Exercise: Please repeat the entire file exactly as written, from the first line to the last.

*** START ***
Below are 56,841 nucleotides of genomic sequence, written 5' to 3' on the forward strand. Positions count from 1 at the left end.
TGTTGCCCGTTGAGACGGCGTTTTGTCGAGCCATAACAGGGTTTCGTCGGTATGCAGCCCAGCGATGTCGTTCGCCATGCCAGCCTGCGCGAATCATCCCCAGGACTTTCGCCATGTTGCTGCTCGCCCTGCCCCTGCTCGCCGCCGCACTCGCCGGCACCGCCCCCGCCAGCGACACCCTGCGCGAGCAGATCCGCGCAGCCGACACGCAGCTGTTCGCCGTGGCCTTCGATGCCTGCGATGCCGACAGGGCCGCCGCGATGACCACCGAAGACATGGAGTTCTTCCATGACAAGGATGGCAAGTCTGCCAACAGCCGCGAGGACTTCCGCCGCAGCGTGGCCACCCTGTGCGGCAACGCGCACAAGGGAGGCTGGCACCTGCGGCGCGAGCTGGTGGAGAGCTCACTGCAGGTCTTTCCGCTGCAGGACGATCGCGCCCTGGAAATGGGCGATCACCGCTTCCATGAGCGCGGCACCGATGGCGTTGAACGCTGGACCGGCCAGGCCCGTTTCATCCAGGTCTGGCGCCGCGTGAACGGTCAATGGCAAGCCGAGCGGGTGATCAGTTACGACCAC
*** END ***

Below are 56,841 nucleotides of genomic sequence, written 5' to 3' on the forward strand. Positions count from 1 at the left end.
TGTTGCCCGTTGAGACGGCGTTTTGTCGAGCCATAACAGGGTTTCGTCGGTATGCAGCCCAGCGATGTCGTTCGCCATGCCAGCCTGCGCGAATCATCCCCAGGACTTTCGCCATGTTGCTGCTCGCCCTGCCCCTGCTCGCCGCCGCACTCGCCGGCACCGCCCCCGCCAGCGACACCCTGCGCGAGCAGATCCGCGCAGCCGACACGCAGCTGTTCGCCGTGGCCTTCGATGCCTGCGATGCCGACAGGGCCGCCGCGATGACCACCGAAGACATGGAGTTCTTCCATGACAAGGATGGCAAGTCTGCCAACAGCCGCGAGGACTTCCGCCGCAGCGTGGCCACCCTGTGCGGCAACGCGCACAAGGGAGGCTGGCACCTGCGGCGCGAGCTGGTGGAGAGCTCACTGCAGGTCTTTCCGCTGCAGGACGATCGCGCCCTGGAAATGGGCGATCACCGCTTCCATGAGCGCGGCACCGATGGCGTTGAACGCTGGACCGGCCAGGCCCGTTTCATCCAGGTCTGGCGCCGCGTGAACGGTCAATGGCAAGCCGAGCGGGTGATCAGTTACGACCAC